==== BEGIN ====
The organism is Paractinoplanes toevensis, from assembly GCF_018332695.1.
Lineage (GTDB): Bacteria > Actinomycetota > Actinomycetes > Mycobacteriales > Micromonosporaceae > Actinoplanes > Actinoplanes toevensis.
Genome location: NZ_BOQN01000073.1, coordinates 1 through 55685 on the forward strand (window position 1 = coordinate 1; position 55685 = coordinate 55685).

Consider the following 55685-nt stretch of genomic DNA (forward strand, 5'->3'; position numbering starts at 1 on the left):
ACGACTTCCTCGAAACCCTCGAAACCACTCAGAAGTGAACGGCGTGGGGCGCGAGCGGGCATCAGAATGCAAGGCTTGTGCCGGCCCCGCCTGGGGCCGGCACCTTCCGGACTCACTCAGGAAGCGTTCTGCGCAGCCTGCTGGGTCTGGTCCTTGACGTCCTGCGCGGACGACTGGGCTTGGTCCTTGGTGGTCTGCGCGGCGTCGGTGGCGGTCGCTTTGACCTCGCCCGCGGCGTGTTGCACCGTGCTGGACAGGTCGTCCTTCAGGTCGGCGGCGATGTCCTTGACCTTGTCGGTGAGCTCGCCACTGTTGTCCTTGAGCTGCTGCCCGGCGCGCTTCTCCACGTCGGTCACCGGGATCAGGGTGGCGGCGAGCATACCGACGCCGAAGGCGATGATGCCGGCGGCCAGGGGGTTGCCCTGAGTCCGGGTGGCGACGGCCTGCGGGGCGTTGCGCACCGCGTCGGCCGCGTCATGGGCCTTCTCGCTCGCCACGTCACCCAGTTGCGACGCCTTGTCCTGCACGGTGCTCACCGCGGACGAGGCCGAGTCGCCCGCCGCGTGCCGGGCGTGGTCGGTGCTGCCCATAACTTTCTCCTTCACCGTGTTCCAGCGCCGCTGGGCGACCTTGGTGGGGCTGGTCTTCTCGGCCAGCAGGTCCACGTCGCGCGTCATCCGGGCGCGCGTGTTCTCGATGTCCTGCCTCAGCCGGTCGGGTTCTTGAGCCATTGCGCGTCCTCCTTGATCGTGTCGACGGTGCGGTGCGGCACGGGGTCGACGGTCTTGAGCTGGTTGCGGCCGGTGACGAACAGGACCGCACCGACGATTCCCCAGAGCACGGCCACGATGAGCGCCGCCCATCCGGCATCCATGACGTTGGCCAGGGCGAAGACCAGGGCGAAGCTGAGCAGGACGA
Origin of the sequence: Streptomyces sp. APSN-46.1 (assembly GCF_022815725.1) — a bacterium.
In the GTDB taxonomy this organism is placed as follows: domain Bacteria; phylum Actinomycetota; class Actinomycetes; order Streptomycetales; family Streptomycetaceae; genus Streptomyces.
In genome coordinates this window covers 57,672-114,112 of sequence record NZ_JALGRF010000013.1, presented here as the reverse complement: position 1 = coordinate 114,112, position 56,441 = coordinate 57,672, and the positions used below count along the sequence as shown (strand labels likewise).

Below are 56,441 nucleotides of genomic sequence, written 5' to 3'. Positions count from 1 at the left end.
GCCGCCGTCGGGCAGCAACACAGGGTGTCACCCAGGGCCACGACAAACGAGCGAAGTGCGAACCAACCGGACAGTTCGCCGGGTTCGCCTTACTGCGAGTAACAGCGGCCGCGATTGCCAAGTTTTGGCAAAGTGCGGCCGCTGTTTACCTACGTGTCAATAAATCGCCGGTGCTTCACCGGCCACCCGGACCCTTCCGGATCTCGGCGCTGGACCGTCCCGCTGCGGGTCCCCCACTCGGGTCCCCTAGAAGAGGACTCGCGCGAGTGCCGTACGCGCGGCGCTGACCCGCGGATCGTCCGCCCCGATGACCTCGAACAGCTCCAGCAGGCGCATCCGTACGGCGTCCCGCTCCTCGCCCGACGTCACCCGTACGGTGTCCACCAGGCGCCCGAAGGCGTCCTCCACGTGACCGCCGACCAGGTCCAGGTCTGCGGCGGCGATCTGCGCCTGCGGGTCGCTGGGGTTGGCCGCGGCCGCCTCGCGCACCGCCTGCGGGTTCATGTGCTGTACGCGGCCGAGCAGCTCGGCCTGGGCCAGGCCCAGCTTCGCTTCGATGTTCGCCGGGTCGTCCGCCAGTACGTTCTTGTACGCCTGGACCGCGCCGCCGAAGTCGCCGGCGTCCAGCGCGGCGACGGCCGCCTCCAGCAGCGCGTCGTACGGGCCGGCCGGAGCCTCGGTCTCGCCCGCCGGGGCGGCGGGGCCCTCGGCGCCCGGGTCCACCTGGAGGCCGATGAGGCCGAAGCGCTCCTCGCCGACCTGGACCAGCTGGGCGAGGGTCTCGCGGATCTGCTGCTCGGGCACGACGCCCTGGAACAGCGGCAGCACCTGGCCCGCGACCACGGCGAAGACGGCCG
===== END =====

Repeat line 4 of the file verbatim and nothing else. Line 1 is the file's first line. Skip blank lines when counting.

Consider the following 55685-nt stretch of genomic DNA (forward strand, 5'->3'; position numbering starts at 1 on the left):